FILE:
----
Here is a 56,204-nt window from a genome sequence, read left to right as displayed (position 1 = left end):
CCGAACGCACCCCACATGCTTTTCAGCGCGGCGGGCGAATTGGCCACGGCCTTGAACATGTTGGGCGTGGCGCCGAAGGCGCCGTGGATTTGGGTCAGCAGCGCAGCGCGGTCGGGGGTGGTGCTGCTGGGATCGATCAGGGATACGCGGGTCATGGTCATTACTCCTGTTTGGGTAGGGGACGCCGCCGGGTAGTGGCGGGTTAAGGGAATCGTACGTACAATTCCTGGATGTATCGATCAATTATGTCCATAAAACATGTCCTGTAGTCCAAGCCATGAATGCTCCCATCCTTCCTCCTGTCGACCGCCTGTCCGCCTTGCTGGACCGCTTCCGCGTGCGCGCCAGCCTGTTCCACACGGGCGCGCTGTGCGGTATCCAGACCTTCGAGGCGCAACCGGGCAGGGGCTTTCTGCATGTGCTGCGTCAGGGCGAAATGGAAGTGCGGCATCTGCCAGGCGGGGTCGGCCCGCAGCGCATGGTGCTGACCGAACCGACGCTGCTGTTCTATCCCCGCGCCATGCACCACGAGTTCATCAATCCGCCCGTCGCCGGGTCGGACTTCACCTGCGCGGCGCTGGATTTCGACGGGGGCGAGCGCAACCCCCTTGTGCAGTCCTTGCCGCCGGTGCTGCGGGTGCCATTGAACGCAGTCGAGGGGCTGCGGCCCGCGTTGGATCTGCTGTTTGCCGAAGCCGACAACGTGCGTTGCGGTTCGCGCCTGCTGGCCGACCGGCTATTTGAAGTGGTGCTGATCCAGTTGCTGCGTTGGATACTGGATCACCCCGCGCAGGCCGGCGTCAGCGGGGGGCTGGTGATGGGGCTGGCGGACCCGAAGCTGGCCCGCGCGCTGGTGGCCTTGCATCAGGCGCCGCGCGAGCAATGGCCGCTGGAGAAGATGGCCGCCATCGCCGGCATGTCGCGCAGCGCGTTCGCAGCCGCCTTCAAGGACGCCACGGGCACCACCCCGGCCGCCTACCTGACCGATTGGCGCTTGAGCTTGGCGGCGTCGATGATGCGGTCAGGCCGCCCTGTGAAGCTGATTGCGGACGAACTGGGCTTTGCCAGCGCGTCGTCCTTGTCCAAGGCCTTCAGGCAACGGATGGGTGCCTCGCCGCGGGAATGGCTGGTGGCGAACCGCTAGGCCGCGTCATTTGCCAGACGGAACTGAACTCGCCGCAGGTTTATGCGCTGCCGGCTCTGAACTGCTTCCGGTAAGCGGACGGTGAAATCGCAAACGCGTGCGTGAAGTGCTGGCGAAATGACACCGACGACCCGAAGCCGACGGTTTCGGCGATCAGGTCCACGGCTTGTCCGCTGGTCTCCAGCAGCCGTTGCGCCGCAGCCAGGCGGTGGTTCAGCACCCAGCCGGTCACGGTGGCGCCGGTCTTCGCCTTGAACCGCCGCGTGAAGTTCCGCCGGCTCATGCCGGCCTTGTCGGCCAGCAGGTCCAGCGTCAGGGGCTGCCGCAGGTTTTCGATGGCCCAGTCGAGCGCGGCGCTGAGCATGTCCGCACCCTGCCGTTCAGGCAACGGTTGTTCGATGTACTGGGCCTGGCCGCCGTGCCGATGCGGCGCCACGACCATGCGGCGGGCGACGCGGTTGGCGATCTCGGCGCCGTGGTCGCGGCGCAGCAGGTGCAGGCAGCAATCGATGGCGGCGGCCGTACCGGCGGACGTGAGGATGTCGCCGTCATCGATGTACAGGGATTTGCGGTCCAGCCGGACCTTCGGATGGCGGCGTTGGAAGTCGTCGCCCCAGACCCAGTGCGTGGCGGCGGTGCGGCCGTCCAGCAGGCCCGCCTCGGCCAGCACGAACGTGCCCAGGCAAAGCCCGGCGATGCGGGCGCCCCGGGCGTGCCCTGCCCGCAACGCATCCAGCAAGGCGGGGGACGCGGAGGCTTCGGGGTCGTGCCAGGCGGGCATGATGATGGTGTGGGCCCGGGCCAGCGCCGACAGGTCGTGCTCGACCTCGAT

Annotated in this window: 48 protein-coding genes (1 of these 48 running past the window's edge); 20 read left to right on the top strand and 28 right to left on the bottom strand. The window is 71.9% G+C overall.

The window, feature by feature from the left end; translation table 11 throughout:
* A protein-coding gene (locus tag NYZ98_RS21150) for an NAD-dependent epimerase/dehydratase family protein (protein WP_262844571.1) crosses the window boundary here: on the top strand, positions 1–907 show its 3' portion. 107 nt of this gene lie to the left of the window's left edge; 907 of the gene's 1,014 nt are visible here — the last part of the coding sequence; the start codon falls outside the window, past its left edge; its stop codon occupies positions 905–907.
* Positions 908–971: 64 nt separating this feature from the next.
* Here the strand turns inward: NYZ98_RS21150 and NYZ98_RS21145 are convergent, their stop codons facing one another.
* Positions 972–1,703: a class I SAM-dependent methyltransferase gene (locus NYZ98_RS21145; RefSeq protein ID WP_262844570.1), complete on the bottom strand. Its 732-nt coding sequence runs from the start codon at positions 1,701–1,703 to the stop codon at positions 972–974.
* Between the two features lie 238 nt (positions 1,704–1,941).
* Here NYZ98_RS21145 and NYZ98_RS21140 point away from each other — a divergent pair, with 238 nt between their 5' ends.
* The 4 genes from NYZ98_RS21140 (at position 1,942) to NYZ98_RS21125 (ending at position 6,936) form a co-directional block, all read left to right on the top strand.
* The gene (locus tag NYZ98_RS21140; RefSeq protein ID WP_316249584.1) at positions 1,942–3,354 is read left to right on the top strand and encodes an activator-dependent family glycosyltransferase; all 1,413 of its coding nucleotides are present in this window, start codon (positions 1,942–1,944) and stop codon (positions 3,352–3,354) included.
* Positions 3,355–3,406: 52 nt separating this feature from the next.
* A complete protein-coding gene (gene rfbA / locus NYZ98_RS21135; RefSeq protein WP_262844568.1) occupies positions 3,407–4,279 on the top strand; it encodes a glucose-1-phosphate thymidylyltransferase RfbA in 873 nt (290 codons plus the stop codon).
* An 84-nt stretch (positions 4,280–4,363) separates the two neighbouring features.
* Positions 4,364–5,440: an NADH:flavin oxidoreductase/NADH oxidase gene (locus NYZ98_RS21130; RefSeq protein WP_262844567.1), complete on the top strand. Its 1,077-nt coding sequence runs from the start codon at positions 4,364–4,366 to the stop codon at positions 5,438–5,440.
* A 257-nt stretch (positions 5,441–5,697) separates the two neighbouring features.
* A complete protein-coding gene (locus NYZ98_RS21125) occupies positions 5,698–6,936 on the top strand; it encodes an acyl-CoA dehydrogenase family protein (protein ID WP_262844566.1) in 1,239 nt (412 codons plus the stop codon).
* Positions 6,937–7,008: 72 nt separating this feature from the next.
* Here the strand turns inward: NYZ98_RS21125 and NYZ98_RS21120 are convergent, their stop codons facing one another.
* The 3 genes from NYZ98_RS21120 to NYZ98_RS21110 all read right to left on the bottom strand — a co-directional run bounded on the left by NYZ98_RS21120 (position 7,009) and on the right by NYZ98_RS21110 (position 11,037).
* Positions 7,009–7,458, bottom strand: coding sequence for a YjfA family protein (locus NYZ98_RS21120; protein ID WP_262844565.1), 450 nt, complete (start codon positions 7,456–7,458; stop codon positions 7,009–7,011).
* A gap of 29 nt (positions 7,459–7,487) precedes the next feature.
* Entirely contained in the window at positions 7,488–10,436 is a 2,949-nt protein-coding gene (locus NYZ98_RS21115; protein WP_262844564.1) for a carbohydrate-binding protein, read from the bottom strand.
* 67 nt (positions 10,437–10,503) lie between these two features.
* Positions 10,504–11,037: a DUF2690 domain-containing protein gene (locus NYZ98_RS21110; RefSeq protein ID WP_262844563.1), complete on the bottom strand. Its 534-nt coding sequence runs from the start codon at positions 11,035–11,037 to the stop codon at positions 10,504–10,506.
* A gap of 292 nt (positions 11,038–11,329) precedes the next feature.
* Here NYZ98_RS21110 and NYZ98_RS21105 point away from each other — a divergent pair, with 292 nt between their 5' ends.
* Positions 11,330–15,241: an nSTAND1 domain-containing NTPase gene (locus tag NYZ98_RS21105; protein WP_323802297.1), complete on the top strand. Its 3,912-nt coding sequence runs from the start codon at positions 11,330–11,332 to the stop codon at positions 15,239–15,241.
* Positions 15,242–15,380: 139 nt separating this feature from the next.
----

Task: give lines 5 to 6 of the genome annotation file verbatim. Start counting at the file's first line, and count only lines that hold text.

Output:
* A protein-coding gene (locus tag NYZ98_RS21150) for an NAD-dependent epimerase/dehydratase family protein (protein WP_262844571.1) crosses the window boundary here: on the top strand, positions 1–907 show its 3' portion. 107 nt of this gene lie to the left of the window's left edge; 907 of the gene's 1,014 nt are visible here — the last part of the coding sequence; the start codon falls outside the window, past its left edge; its stop codon occupies positions 905–907.
* Positions 908–971: 64 nt separating this feature from the next.